Signal still knows nothing about you, but inexplicably the government continues to ask.
Because everything in Signal is end-to-end encrypted by default, the broad set of personal information that is typically easy to retrieve in other apps simply doesn’t exist on Signal’s servers. Once again, this subpoena requested a wide variety of information we don’t have, including the target’s name, address, correspondence, contacts, groups, calls.
As usual, we couldn’t provide any of that. It’s impossible to turn over data that we never had access to in the first place. Signal doesn’t have access to your messages; your chat list; your groups; your contacts; your stickers; your profile name or avatar; or even the GIFs you search for. As a result, our response to the subpoena will look familiar. It’s the same set of “Account and Subscriber Information” that we can provide: Unix timestamps for when each account was created and the date that each account last connected to the Signal service.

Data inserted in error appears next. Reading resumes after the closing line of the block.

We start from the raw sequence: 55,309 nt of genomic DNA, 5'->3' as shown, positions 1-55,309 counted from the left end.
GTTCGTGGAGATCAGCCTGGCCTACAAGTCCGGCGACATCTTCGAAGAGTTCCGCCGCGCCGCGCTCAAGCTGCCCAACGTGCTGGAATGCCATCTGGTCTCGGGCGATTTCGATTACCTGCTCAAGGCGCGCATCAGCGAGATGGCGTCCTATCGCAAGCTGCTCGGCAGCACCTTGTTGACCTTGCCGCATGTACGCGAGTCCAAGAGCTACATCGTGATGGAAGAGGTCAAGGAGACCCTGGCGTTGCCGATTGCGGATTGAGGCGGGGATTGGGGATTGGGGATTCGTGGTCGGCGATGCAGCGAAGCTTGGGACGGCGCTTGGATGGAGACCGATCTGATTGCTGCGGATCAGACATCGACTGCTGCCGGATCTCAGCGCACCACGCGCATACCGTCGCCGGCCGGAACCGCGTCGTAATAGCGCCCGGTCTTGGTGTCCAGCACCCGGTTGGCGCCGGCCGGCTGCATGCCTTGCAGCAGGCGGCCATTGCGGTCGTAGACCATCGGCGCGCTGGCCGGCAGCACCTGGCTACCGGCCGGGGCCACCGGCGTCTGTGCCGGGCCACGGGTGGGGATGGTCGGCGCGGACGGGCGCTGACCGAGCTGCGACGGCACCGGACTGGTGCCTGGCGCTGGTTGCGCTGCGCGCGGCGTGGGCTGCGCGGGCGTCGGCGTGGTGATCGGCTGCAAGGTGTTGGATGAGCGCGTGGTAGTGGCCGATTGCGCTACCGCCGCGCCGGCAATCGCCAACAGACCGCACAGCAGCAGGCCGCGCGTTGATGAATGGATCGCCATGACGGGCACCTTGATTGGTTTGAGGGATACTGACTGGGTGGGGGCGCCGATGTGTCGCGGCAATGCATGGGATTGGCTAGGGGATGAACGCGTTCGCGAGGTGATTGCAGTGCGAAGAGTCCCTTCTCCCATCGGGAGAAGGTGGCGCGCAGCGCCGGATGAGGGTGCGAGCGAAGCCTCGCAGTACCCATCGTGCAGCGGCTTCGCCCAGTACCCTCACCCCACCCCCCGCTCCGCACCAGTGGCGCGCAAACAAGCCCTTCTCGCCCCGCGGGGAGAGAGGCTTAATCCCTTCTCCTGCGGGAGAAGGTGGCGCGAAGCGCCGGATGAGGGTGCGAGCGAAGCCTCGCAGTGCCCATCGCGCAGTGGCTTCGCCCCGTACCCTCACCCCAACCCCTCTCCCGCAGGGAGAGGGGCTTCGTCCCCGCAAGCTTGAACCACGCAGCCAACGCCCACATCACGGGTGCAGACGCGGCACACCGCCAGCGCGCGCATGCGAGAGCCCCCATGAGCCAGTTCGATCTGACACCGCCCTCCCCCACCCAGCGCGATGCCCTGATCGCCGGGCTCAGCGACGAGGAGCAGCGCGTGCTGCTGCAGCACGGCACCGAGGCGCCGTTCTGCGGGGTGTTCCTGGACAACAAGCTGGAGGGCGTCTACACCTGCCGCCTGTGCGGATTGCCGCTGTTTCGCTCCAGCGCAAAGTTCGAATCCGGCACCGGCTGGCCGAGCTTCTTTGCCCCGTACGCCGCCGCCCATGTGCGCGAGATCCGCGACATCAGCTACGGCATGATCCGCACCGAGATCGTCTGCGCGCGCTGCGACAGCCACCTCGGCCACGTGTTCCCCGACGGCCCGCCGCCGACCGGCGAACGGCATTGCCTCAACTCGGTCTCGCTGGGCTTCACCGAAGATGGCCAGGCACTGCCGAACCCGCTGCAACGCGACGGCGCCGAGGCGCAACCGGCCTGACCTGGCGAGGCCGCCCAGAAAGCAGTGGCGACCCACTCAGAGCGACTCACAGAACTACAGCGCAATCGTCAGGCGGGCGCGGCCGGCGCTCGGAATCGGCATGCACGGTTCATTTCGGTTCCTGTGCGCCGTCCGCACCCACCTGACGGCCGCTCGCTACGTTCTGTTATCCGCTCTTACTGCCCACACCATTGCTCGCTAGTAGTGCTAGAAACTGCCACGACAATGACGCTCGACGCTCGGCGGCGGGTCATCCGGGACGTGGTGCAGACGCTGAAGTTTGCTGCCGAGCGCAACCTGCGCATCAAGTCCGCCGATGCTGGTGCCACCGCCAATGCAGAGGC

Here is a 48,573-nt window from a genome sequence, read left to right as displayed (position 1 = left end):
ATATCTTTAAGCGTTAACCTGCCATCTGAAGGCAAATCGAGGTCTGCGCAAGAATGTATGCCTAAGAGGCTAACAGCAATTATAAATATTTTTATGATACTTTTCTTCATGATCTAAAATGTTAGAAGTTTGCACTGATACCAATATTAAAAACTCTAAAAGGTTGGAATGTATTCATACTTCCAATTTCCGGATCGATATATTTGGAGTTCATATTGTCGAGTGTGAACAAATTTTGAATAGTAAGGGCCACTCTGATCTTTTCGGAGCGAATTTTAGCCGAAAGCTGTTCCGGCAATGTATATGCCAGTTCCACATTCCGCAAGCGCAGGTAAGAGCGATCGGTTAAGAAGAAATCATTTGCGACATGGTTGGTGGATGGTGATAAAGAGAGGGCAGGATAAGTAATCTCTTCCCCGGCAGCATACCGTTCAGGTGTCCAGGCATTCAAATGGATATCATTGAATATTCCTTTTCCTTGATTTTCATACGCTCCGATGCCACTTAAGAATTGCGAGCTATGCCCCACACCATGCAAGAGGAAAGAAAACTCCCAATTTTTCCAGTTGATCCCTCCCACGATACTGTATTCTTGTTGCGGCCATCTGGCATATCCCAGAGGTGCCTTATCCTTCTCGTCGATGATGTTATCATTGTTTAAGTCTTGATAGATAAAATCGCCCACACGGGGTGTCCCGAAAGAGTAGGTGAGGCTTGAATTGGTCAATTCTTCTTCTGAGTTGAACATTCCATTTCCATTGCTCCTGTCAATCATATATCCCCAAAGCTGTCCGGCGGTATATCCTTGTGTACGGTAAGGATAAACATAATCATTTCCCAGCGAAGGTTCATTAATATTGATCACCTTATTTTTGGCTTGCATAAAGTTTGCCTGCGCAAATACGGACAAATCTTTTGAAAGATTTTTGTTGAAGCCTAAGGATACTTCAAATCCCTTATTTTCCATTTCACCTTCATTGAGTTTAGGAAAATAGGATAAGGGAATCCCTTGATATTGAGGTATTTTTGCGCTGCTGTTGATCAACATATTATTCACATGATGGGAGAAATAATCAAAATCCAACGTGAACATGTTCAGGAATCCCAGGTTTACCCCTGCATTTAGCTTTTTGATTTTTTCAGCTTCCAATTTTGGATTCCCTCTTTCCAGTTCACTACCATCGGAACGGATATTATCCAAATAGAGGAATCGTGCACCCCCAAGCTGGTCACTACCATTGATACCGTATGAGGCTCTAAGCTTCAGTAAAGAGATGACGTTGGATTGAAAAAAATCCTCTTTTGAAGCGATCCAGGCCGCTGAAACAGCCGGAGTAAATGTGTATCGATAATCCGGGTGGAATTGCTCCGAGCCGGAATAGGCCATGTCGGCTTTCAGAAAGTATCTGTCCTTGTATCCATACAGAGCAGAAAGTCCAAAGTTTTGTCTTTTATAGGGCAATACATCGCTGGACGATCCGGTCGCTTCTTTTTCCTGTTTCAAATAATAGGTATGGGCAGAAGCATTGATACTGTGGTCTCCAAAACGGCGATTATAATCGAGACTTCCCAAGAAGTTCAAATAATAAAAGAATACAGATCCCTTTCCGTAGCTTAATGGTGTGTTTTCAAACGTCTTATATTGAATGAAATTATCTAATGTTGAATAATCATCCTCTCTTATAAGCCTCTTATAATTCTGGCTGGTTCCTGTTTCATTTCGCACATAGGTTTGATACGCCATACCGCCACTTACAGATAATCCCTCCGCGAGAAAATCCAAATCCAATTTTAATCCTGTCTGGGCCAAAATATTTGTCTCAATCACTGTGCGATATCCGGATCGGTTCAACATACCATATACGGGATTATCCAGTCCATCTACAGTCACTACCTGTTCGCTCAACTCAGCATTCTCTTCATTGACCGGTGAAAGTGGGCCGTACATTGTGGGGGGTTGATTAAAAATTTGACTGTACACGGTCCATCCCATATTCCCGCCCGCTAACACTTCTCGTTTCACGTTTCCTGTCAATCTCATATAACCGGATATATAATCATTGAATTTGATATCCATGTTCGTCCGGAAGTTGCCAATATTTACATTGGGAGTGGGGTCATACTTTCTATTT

We’d like to thank the ACLU for their untiring and enduring assistance – particularly our counsel for this response, Brett Max Kaufman, Jennifer Granick, and Patrick Toomey.
We’d also like to thank everyone who uses Signal. Our commitment to you remains unchanged. We’ll keep working with effective and talented organizations like the ACLU to respond to future government requests, and we’ll keep publishing our responses here.
The transcript for this request can be found below.